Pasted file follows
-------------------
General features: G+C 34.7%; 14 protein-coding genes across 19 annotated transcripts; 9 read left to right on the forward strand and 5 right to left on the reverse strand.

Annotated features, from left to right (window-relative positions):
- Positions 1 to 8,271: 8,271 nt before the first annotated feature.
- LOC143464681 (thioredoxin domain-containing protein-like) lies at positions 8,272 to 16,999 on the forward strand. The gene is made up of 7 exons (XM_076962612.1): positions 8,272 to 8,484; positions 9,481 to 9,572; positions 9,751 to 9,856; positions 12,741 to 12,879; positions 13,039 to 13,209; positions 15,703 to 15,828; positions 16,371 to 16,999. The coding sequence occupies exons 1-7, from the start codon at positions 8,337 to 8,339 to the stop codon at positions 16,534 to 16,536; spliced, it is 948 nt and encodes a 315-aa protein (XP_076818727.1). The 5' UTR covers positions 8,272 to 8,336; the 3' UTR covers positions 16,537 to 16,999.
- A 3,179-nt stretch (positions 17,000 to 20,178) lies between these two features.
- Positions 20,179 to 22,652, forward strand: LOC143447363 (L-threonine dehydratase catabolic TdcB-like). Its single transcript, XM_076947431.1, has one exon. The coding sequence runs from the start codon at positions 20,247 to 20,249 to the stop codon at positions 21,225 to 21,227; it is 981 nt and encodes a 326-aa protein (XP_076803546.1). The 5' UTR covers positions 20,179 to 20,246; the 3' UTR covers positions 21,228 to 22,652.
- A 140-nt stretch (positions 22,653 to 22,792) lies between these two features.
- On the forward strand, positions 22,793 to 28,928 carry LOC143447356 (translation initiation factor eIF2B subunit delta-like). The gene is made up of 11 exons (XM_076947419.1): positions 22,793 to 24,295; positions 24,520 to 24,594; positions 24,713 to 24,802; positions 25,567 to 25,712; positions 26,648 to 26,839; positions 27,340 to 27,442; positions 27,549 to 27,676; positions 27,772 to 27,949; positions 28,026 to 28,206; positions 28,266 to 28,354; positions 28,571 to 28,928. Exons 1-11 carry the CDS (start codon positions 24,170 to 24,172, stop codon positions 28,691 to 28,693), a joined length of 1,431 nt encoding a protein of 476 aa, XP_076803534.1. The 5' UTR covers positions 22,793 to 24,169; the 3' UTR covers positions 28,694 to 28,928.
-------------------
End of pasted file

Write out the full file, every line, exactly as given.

General features: G+C 34.7%; 14 protein-coding genes across 19 annotated transcripts; 9 read left to right on the forward strand and 5 right to left on the reverse strand.

Annotated features, from left to right (window-relative positions):
- Positions 1 to 8,271: 8,271 nt before the first annotated feature.
- LOC143464681 (thioredoxin domain-containing protein-like) lies at positions 8,272 to 16,999 on the forward strand. The gene is made up of 7 exons (XM_076962612.1): positions 8,272 to 8,484; positions 9,481 to 9,572; positions 9,751 to 9,856; positions 12,741 to 12,879; positions 13,039 to 13,209; positions 15,703 to 15,828; positions 16,371 to 16,999. The coding sequence occupies exons 1-7, from the start codon at positions 8,337 to 8,339 to the stop codon at positions 16,534 to 16,536; spliced, it is 948 nt and encodes a 315-aa protein (XP_076818727.1). The 5' UTR covers positions 8,272 to 8,336; the 3' UTR covers positions 16,537 to 16,999.
- A 3,179-nt stretch (positions 17,000 to 20,178) lies between these two features.
- Positions 20,179 to 22,652, forward strand: LOC143447363 (L-threonine dehydratase catabolic TdcB-like). Its single transcript, XM_076947431.1, has one exon. The coding sequence runs from the start codon at positions 20,247 to 20,249 to the stop codon at positions 21,225 to 21,227; it is 981 nt and encodes a 326-aa protein (XP_076803546.1). The 5' UTR covers positions 20,179 to 20,246; the 3' UTR covers positions 21,228 to 22,652.
- A 140-nt stretch (positions 22,653 to 22,792) lies between these two features.
- On the forward strand, positions 22,793 to 28,928 carry LOC143447356 (translation initiation factor eIF2B subunit delta-like). The gene is made up of 11 exons (XM_076947419.1): positions 22,793 to 24,295; positions 24,520 to 24,594; positions 24,713 to 24,802; positions 25,567 to 25,712; positions 26,648 to 26,839; positions 27,340 to 27,442; positions 27,549 to 27,676; positions 27,772 to 27,949; positions 28,026 to 28,206; positions 28,266 to 28,354; positions 28,571 to 28,928. Exons 1-11 carry the CDS (start codon positions 24,170 to 24,172, stop codon positions 28,691 to 28,693), a joined length of 1,431 nt encoding a protein of 476 aa, XP_076803534.1. The 5' UTR covers positions 22,793 to 24,169; the 3' UTR covers positions 28,694 to 28,928.